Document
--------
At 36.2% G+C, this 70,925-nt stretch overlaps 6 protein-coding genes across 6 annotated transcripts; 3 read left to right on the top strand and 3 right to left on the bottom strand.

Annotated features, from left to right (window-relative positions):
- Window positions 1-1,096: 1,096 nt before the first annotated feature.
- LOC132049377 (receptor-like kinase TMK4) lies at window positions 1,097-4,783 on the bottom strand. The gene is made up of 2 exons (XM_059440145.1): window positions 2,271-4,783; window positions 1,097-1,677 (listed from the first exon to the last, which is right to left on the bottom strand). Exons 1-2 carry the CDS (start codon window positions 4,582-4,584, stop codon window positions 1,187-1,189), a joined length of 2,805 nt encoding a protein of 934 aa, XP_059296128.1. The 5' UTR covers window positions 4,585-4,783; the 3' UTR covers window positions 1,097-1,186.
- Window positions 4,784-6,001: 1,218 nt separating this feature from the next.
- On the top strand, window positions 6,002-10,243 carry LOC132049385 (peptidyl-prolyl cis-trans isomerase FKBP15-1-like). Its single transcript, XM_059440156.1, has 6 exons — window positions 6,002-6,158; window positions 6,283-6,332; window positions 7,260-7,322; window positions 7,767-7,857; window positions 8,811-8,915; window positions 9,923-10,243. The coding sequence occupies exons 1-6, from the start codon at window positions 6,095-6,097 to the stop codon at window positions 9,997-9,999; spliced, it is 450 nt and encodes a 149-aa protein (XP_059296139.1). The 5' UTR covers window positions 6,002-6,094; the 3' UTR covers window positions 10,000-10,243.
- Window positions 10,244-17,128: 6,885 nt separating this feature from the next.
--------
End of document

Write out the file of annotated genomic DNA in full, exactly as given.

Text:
At 36.2% G+C, this 70,925-nt stretch overlaps 6 protein-coding genes across 6 annotated transcripts; 3 read left to right on the top strand and 3 right to left on the bottom strand.

Annotated features, from left to right (window-relative positions):
- Window positions 1-1,096: 1,096 nt before the first annotated feature.
- LOC132049377 (receptor-like kinase TMK4) lies at window positions 1,097-4,783 on the bottom strand. The gene is made up of 2 exons (XM_059440145.1): window positions 2,271-4,783; window positions 1,097-1,677 (listed from the first exon to the last, which is right to left on the bottom strand). Exons 1-2 carry the CDS (start codon window positions 4,582-4,584, stop codon window positions 1,187-1,189), a joined length of 2,805 nt encoding a protein of 934 aa, XP_059296128.1. The 5' UTR covers window positions 4,585-4,783; the 3' UTR covers window positions 1,097-1,186.
- Window positions 4,784-6,001: 1,218 nt separating this feature from the next.
- On the top strand, window positions 6,002-10,243 carry LOC132049385 (peptidyl-prolyl cis-trans isomerase FKBP15-1-like). Its single transcript, XM_059440156.1, has 6 exons — window positions 6,002-6,158; window positions 6,283-6,332; window positions 7,260-7,322; window positions 7,767-7,857; window positions 8,811-8,915; window positions 9,923-10,243. The coding sequence occupies exons 1-6, from the start codon at window positions 6,095-6,097 to the stop codon at window positions 9,997-9,999; spliced, it is 450 nt and encodes a 149-aa protein (XP_059296139.1). The 5' UTR covers window positions 6,002-6,094; the 3' UTR covers window positions 10,000-10,243.
- Window positions 10,244-17,128: 6,885 nt separating this feature from the next.